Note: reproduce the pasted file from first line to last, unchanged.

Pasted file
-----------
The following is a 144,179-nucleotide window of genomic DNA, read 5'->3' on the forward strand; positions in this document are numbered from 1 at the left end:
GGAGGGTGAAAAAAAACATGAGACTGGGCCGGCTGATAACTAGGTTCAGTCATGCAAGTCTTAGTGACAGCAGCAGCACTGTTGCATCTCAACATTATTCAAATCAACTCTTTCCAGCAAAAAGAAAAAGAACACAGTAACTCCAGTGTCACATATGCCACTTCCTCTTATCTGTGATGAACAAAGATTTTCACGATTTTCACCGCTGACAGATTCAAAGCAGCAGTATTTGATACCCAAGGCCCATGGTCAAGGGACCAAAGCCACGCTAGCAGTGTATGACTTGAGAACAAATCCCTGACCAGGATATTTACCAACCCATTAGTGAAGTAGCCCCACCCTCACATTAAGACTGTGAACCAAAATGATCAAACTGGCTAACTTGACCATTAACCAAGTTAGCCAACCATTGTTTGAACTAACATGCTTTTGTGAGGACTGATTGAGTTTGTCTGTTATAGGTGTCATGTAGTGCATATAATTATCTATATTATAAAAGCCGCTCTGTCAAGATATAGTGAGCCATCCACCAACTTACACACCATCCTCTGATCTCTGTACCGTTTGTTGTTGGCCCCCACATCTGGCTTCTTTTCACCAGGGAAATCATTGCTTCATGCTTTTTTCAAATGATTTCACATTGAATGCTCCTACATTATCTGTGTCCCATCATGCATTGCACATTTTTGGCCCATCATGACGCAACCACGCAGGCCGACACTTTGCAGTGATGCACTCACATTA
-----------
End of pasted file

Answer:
The following is a 144,179-nucleotide window of genomic DNA, read 5'->3' on the forward strand; positions in this document are numbered from 1 at the left end:
GGAGGGTGAAAAAAAACATGAGACTGGGCCGGCTGATAACTAGGTTCAGTCATGCAAGTCTTAGTGACAGCAGCAGCACTGTTGCATCTCAACATTATTCAAATCAACTCTTTCCAGCAAAAAGAAAAAGAACACAGTAACTCCAGTGTCACATATGCCACTTCCTCTTATCTGTGATGAACAAAGATTTTCACGATTTTCACCGCTGACAGATTCAAAGCAGCAGTATTTGATACCCAAGGCCCATGGTCAAGGGACCAAAGCCACGCTAGCAGTGTATGACTTGAGAACAAATCCCTGACCAGGATATTTACCAACCCATTAGTGAAGTAGCCCCACCCTCACATTAAGACTGTGAACCAAAATGATCAAACTGGCTAACTTGACCATTAACCAAGTTAGCCAACCATTGTTTGAACTAACATGCTTTTGTGAGGACTGATTGAGTTTGTCTGTTATAGGTGTCATGTAGTGCATATAATTATCTATATTATAAAAGCCGCTCTGTCAAGATATAGTGAGCCATCCACCAACTTACACACCATCCTCTGATCTCTGTACCGTTTGTTGTTGGCCCCCACATCTGGCTTCTTTTCACCAGGGAAATCATTGCTTCATGCTTTTTTCAAATGATTTCACATTGAATGCTCCTACATTATCTGTGTCCCATCATGCATTGCACATTTTTGGCCCATCATGACGCAACCACGCAGGCCGACACTTTGCAGTGATGCACTCACATTA